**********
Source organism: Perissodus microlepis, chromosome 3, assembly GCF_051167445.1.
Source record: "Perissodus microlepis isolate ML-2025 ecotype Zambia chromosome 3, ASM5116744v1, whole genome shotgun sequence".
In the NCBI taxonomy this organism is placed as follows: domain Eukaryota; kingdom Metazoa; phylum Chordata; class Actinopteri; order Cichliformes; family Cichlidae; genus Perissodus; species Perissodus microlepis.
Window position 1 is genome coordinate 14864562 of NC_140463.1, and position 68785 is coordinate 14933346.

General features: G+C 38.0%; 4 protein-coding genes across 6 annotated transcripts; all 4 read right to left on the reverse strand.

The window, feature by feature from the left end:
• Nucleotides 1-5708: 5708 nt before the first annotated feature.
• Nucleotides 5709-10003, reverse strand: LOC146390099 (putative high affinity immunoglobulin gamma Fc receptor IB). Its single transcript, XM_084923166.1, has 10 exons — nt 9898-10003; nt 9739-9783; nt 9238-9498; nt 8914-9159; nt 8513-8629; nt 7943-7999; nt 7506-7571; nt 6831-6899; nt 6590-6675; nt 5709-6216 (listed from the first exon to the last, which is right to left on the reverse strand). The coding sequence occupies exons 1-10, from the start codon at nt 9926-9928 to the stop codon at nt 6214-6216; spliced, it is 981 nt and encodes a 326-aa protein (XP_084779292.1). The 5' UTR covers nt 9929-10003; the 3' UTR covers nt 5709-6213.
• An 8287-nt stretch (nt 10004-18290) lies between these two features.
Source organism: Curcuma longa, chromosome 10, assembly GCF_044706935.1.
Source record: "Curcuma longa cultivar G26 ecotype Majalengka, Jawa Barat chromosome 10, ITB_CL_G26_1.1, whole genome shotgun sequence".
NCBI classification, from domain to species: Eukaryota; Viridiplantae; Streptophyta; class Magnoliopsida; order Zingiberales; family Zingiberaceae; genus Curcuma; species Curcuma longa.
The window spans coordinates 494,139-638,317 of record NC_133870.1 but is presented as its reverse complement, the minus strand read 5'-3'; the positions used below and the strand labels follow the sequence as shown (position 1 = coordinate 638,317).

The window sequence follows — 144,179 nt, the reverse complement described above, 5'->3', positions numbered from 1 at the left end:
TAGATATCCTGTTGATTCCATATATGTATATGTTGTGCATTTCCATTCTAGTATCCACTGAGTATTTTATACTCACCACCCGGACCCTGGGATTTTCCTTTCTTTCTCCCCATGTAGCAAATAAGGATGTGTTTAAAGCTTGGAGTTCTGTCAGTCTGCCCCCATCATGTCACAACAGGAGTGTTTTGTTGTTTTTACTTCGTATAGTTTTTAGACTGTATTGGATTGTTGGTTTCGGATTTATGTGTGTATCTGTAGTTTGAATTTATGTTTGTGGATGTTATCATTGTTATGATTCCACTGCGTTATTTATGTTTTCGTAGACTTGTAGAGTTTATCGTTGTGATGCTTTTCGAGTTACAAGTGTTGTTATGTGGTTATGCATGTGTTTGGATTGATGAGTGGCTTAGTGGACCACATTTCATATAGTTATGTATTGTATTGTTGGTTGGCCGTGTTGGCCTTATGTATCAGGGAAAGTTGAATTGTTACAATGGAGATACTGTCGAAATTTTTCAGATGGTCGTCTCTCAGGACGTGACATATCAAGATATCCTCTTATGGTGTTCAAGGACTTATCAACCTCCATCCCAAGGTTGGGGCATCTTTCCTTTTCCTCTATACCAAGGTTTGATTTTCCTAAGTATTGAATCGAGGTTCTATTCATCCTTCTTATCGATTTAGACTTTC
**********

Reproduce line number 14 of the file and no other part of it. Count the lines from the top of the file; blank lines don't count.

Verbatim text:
The window sequence follows — 144,179 nt, the reverse complement described above, 5'->3', positions numbered from 1 at the left end: